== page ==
U.S. researchers in Mali are trying to find out if a certain genetic mutation protects against malaria. Research clinics set up for the project are also bring health care services to impoverished parts of the west African country that are frequently affected by the mosquito-borne disease.
U.S. researchers working in tandem with their Malian counterparts at Bamako's Malaria Research Training Center are preparing for the next rainy season, from June to December.
With the rains, mosquitoes carrying malaria will infect countless people. What is known here as the sickness of the green season will kill many infants and pregnant women.
Rick Fairhurst, a research fellow with the U.S. National Institute of Allergy and Infectious Disease, says in recent decades malaria has become deadlier because of its growing resistance to the cheapest anti-malarial drug, chloroquine.
"In the last 50 years, the malaria parasite has developed resistance to a drug called chloroquine," he said. "Chloroquine has been used for about 50 years. We have a lot of experience with its safety and effectiveness. It's an extremely safe and well tolerated drug which can actually be taken by the two populations at the greatest risk of dying from malaria, namely children under the age of five and pregnant women. Although other drugs exist for the treatment of malaria, these drugs are currently much too expensive for use in Africa and in fact have some side effects."
As chloroquine resistance grows in Mali, it is estimated about a quarter of children are now dying of the disease before the age of five.
Mr. Fairhurst is leading a team of U.S. and Malian researchers to find out if a gene mutation in the oxygen-carrying molecule in red blood cells protects against malaria.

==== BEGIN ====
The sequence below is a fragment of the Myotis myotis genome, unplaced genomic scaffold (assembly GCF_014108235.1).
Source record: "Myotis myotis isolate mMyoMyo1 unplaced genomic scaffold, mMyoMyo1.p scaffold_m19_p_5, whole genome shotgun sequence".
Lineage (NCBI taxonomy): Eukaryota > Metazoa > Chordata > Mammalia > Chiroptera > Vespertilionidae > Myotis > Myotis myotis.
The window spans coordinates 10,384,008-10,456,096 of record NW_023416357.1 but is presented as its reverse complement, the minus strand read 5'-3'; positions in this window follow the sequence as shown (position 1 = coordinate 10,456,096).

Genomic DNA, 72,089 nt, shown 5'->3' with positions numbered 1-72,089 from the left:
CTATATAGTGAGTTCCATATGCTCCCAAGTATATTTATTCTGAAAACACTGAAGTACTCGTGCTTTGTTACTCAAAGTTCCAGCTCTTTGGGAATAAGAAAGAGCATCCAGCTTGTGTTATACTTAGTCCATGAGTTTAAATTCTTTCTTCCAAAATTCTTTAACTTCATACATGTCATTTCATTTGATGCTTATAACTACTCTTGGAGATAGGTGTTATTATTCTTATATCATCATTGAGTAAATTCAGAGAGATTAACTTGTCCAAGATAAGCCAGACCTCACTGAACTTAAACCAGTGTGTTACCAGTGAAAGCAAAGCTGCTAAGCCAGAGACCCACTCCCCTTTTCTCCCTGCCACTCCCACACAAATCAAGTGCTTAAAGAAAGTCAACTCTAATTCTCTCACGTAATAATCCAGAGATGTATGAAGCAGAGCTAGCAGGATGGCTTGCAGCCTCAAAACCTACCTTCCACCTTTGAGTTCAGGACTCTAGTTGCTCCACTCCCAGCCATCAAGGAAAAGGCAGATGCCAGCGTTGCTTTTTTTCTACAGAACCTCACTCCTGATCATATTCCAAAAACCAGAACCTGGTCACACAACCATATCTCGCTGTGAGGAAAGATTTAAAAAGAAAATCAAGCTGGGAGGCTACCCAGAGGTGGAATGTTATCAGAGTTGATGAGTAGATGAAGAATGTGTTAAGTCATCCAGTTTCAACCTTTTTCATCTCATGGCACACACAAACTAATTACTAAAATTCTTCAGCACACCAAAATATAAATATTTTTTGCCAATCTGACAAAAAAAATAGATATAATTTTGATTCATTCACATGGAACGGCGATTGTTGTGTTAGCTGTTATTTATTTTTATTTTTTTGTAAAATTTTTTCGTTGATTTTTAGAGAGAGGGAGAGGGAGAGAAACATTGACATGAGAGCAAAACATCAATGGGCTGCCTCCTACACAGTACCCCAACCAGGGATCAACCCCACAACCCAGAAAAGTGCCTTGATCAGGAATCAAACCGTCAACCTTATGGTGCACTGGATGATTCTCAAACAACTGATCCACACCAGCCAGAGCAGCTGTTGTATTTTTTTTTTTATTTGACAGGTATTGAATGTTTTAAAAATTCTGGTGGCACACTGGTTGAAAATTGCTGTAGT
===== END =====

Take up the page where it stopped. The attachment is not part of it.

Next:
A study in the northern Dogon region of Mali indicates the presence of hemoglobin C significantly reduces the mortality risk of the mosquito-borne disease. The Dogon people who traditionally live in cliffs are an extremely isolated population, well suited for a medical study. They fought hard to resist colonialism and Islam. Research shows 16 percent of the population carry the C mutation, leading scientists to believe it might have occurred due to natural selection in the presence of malaria.
There are also no known health hazards of carrying hemoglobin C.
In the south of Mali, close to the Guinea border, Mr. Fairhurst and his team are gathering data at a new site in the towns of Kangaba and Keila. They have chosen the site because the Malinke people there are ancestors of the Dogons. "We've moved our study principally to reconfirm our results earlier with hemoglobin C, reducing the risk of severe malaria in the Dogon by 80 or 90 percent," he said. "We hope to show the same results at Kangaba Keila, chiefly because this group of people gave rise to the Dogon about 600 years ago."
U.S. scientists want to find out how and why hemoglobin C appears in specific geographical areas and ethnic groups.
Researcher Abdoulaye Djimde says the joint project is important to Malians because the scientists also set up clinics that give free care to malaria victims.
Mr. Djimde says it is crucial to have Malians in the research team working with village leaders, including traditional healers, to make sure everybody agrees to the project. Traditional healers are then told to refer children with malaria symptoms to the researchers and when the children are treated in the clinic where their blood is also collected, the researchers give public credit to the healers, saying they quickly identified malaria and took the right steps to save the child's life.
Mr. Djimde says this makes the research both useful to find new treatment for malaria and to provide crucial medical services for impoverished communities.
The U.S.-trained Malian scientist says that if more international funds were available collaboration efforts like these could be multiplied to make a real impact in the fight against malaria.